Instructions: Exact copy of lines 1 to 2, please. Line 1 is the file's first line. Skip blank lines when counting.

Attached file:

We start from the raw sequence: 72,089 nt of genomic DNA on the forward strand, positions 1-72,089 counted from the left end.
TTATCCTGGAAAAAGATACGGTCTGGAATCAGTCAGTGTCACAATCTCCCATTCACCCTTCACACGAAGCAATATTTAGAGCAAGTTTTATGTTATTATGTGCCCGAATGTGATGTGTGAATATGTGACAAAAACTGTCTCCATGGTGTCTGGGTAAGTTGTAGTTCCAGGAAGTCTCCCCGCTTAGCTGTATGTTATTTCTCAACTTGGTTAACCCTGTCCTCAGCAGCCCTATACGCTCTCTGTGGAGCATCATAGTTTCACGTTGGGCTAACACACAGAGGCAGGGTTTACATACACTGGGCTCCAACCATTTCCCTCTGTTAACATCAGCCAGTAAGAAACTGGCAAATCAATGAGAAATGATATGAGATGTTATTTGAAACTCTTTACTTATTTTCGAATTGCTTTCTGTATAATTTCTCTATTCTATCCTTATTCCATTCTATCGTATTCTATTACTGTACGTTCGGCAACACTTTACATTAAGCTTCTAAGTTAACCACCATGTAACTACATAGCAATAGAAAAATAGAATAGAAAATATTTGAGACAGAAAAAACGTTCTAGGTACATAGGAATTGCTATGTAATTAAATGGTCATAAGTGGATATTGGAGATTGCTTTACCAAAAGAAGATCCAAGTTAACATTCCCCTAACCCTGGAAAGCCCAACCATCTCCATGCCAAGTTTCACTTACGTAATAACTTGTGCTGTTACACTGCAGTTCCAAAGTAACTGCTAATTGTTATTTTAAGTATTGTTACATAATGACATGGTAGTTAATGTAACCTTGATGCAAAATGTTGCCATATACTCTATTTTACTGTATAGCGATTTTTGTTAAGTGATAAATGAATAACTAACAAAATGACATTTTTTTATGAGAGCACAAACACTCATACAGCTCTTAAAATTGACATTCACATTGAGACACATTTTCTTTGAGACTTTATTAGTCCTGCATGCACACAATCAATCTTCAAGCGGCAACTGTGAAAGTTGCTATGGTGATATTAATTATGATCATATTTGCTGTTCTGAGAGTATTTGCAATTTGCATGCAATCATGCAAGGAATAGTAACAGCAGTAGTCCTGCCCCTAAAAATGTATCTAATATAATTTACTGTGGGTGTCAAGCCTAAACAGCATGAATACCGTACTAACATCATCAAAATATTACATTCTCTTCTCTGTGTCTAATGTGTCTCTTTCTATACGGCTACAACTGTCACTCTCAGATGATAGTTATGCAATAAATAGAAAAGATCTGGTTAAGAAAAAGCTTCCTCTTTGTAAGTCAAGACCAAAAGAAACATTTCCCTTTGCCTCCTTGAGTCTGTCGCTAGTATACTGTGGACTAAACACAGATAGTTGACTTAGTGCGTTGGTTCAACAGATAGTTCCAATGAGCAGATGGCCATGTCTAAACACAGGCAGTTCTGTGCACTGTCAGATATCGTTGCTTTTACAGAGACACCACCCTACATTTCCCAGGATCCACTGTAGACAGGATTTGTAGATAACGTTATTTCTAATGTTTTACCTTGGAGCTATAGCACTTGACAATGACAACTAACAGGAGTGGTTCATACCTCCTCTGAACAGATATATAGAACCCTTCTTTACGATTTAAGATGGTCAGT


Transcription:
We start from the raw sequence: 72,089 nt of genomic DNA on the forward strand, positions 1-72,089 counted from the left end.
TTATCCTGGAAAAAGATACGGTCTGGAATCAGTCAGTGTCACAATCTCCCATTCACCCTTCACACGAAGCAATATTTAGAGCAAGTTTTATGTTATTATGTGCCCGAATGTGATGTGTGAATATGTGACAAAAACTGTCTCCATGGTGTCTGGGTAAGTTGTAGTTCCAGGAAGTCTCCCCGCTTAGCTGTATGTTATTTCTCAACTTGGTTAACCCTGTCCTCAGCAGCCCTATACGCTCTCTGTGGAGCATCATAGTTTCACGTTGGGCTAACACACAGAGGCAGGGTTTACATACACTGGGCTCCAACCATTTCCCTCTGTTAACATCAGCCAGTAAGAAACTGGCAAATCAATGAGAAATGATATGAGATGTTATTTGAAACTCTTTACTTATTTTCGAATTGCTTTCTGTATAATTTCTCTATTCTATCCTTATTCCATTCTATCGTATTCTATTACTGTACGTTCGGCAACACTTTACATTAAGCTTCTAAGTTAACCACCATGTAACTACATAGCAATAGAAAAATAGAATAGAAAATATTTGAGACAGAAAAAACGTTCTAGGTACATAGGAATTGCTATGTAATTAAATGGTCATAAGTGGATATTGGAGATTGCTTTACCAAAAGAAGATCCAAGTTAACATTCCCCTAACCCTGGAAAGCCCAACCATCTCCATGCCAAGTTTCACTTACGTAATAACTTGTGCTGTTACACTGCAGTTCCAAAGTAACTGCTAATTGTTATTTTAAGTATTGTTACATAATGACATGGTAGTTAATGTAACCTTGATGCAAAATGTTGCCATATACTCTATTTTACTGTATAGCGATTTTTGTTAAGTGATAAATGAATAACTAACAAAATGACATTTTTTTATGAGAGCACAAACACTCATACAGCTCTTAAAATTGACATTCACATTGAGACACATTTTCTTTGAGACTTTATTAGTCCTGCATGCACACAATCAATCTTCAAGCGGCAACTGTGAAAGTTGCTATGGTGATATTAATTATGATCATATTTGCTGTTCTGAGAGTATTTGCAATTTGCATGCAATCATGCAAGGAATAGTAACAGCAGTAGTCCTGCCCCTAAAAATGTATCTAATATAATTTACTGTGGGTGTCAAGCCTAAACAGCATGAATACCGTACTAACATCATCAAAATATTACATTCTCTTCTCTGTGTCTAATGTGTCTCTTTCTATACGGCTACAACTGTCACTCTCAGATGATAGTTATGCAATAAATAGAAAAGATCTGGTTAAGAAAAAGCTTCCTCTTTGTAAGTCAAGACCAAAAGAAACATTTCCCTTTGCCTCCTTGAGTCTGTCGCTAGTATACTGTGGACTAAACACAGATAGTTGACTTAGTGCGTTGGTTCAACAGATAGTTCCAATGAGCAGATGGCCATGTCTAAACACAGGCAGTTCTGTGCACTGTCAGATATCGTTGCTTTTACAGAGACACCACCCTACATTTCCCAGGATCCACTGTAGACAGGATTTGTAGATAACGTTATTTCTAATGTTTTACCTTGGAGCTATAGCACTTGACAATGACAACTAACAGGAGTGGTTCATACCTCCTCTGAACAGATATATAGAACCCTTCTTTACGATTTAAGATGGTCAGT